Explainer: Top 10 Facts About the War on Independent Contractors in the U.S.
Why independent contractors are in the crosshairs.
Are you confused about why the U.S. Department of Labor wants to restrict or even eliminate Independent Contractors (ICs)? Perhaps this explainer will help.
Before we begin, let’s talk about what an independent contractor is.
Here is one simple definition: “An independent contractor is an individual in business for themselves, providing goods or services to another individual or business.”
Independent contractors, depending on their profession, can also be referred to as “freelancers” (as in artists or writers), as well as “gig workers” (as in drivers, musicians) or, simply, “independent contractors.”
Top 10 Facts:
Between 60 million (approximately 38%) to 72 million Americans (or about 45%) of the U.S. workforce participates as Independent Contractors or “1099 workers”—either full-time (or part-time with “gigs”) to support themselves and their families. [4.6 million Independent Contractors earned $100,000 or more in 2023]
Approximately one-half of Independent Contractors are women, many of whom value independent contracting due to the flexibility to fit work around their lives (not the other way around). About eight in 10 independent contractors prefer their work arrangement over a more traditional job arrangement.
Independent Contractors (ICs) are not “employees” and do not receive W2’s like employees. Depending on their profession, they can be referred to as “freelancers,” “gig workers” or Independent Contractors (ICs) and, as such, receive “1099s.”
As non-W2 employees, Independent Contractors (ICs) cannot be unionized under existing labor law and do not pay union dues
As non-employees are not unionized, many unions see ICs as competition
Narrowing the definition of independent contractors creates a “chilling effect” causing hiring entities (e.g., companies) to stop using them.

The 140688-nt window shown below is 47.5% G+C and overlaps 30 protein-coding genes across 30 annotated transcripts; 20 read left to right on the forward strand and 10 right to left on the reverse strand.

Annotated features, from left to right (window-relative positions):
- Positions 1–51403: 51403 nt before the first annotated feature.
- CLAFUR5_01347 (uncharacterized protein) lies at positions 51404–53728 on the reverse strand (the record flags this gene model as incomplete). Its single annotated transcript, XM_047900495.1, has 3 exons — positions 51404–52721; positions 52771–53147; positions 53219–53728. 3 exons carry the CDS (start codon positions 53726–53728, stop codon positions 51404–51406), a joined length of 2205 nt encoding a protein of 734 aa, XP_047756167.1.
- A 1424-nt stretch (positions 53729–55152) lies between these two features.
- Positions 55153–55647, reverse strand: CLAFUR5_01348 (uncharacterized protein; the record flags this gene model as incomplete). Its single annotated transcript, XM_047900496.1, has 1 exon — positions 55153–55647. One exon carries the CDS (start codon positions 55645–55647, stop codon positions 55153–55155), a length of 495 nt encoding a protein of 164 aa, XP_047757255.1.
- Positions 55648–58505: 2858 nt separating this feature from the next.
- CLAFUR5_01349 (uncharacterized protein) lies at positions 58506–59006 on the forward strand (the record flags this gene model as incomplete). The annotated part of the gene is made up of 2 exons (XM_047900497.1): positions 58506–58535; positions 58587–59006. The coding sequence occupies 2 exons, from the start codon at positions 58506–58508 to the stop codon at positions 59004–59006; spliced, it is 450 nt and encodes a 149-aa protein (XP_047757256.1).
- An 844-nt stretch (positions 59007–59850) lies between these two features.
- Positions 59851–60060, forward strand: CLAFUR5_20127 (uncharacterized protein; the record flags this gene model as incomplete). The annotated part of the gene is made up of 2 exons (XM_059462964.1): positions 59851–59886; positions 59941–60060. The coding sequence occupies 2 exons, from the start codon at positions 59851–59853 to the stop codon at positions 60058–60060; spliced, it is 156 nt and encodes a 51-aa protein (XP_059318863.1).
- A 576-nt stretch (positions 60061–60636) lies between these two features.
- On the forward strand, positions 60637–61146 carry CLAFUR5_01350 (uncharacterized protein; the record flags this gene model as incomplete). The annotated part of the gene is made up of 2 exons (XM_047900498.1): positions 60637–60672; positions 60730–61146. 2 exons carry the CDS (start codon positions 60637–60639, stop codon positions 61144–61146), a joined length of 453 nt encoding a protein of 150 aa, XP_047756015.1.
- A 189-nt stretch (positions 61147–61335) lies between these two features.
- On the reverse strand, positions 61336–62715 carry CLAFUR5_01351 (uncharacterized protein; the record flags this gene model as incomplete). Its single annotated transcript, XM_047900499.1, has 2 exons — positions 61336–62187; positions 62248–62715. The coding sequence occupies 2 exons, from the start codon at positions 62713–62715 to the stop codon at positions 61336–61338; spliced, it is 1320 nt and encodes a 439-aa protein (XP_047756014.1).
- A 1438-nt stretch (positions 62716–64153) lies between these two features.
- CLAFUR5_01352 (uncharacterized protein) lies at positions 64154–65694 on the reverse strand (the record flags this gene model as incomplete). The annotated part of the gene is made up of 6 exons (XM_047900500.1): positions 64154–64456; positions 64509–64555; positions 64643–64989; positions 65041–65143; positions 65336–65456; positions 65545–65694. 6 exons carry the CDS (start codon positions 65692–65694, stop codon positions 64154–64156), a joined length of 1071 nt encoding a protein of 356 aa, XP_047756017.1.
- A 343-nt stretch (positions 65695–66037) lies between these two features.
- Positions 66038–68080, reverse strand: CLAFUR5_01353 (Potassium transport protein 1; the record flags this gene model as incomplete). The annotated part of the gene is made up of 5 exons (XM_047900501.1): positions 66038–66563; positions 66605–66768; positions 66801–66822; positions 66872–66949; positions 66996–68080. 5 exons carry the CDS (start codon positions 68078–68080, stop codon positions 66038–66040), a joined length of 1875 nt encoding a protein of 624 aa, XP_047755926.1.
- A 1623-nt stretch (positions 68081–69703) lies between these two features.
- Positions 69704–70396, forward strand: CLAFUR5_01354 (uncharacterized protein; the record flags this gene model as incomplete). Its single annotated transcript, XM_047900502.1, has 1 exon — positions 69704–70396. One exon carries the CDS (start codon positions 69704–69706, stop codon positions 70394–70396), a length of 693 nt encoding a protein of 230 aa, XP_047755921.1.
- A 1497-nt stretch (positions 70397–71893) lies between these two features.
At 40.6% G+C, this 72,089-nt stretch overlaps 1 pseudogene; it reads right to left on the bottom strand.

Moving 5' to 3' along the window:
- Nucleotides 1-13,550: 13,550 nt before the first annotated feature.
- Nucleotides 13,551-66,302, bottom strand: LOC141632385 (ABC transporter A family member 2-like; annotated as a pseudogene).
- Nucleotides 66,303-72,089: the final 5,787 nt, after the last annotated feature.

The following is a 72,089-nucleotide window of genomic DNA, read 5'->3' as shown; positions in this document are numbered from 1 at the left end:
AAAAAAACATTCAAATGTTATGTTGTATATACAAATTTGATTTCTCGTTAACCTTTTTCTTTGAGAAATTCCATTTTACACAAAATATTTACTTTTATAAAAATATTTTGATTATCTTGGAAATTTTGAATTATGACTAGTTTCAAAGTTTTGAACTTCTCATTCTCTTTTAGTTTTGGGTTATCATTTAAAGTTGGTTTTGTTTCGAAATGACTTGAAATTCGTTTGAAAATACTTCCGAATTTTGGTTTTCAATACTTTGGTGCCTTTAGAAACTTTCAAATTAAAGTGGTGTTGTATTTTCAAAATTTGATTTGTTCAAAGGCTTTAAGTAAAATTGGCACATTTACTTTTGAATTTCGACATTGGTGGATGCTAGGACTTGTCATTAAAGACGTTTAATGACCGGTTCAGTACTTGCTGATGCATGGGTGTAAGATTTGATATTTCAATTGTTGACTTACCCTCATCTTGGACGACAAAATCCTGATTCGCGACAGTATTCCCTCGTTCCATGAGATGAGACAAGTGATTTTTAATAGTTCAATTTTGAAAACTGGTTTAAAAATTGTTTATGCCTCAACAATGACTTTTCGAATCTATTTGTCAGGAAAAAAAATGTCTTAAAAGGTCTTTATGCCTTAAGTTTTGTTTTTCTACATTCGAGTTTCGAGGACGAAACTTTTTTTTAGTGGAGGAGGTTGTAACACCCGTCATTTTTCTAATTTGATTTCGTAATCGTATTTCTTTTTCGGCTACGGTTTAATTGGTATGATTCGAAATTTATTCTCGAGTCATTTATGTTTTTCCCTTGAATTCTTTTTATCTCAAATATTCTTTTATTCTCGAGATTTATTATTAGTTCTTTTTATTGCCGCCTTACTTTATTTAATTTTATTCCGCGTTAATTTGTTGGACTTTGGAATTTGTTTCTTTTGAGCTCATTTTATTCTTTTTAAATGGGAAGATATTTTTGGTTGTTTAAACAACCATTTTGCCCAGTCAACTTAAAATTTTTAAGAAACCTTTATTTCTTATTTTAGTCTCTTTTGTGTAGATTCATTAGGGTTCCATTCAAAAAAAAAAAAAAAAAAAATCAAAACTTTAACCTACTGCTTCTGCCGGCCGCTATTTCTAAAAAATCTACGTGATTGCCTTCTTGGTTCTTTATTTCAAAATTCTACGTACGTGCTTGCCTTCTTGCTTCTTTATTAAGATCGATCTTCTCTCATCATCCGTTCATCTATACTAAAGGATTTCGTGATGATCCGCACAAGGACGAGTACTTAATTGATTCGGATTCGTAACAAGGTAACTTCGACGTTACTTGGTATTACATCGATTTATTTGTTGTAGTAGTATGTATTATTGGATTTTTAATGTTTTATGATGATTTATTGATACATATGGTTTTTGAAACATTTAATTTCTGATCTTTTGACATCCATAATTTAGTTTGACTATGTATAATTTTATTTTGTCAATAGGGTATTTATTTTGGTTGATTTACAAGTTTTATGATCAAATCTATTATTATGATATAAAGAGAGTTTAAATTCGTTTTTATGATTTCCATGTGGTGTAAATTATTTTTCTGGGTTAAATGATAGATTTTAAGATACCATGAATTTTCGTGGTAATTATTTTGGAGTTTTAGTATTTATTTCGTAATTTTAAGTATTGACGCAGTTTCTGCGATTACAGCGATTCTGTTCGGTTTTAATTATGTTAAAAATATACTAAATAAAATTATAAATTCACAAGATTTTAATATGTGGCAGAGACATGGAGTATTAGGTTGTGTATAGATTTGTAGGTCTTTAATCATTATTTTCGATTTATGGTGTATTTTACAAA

Unlike California’s AB5, under the Department of Labor’s six-part rule, there is no known exempted professions and/or industries.
Although unions only represent 10% of the workforce (6% of the private sector), unions are a large political constituency.
As a result, and on behalf of unions, politicians and their appointees are pushing to drastically reduce or even eliminate Independent Contractors
The podcast series on the War on Independent Contractors has been aired in four parts:
Part One features Congressman Kevin Kiley (R-CA) and his efforts to end the Department of Labor's War on Independent Contractors.
Part Two is an interview with Fight for Freelancers co-founder Kim Kavin and her attorney from the Pacific Legal Foundation, Wilson Freeman, who filed one of the first federal lawsuits against the Department of Labor and its rule.
Part Three is a discussion with Liya Palagashvili, an economist and Senior Research Fellow at the Mercatus Center at George Mason University, about a new Mercatus study on the damaging effects of California's War on Independent Contractors through the disastrous AB5.
Part Four is the final episode in the four-part series and goes to where the War on Independent Contractors began: to California. In this episode, six independent contractors from California - ranging from writers to musicians, as well as an independent filmmaker, a radio journalist, and yoga instructor - join the podcast to share their stories on how the War on Independent Contractors crippled their careers.
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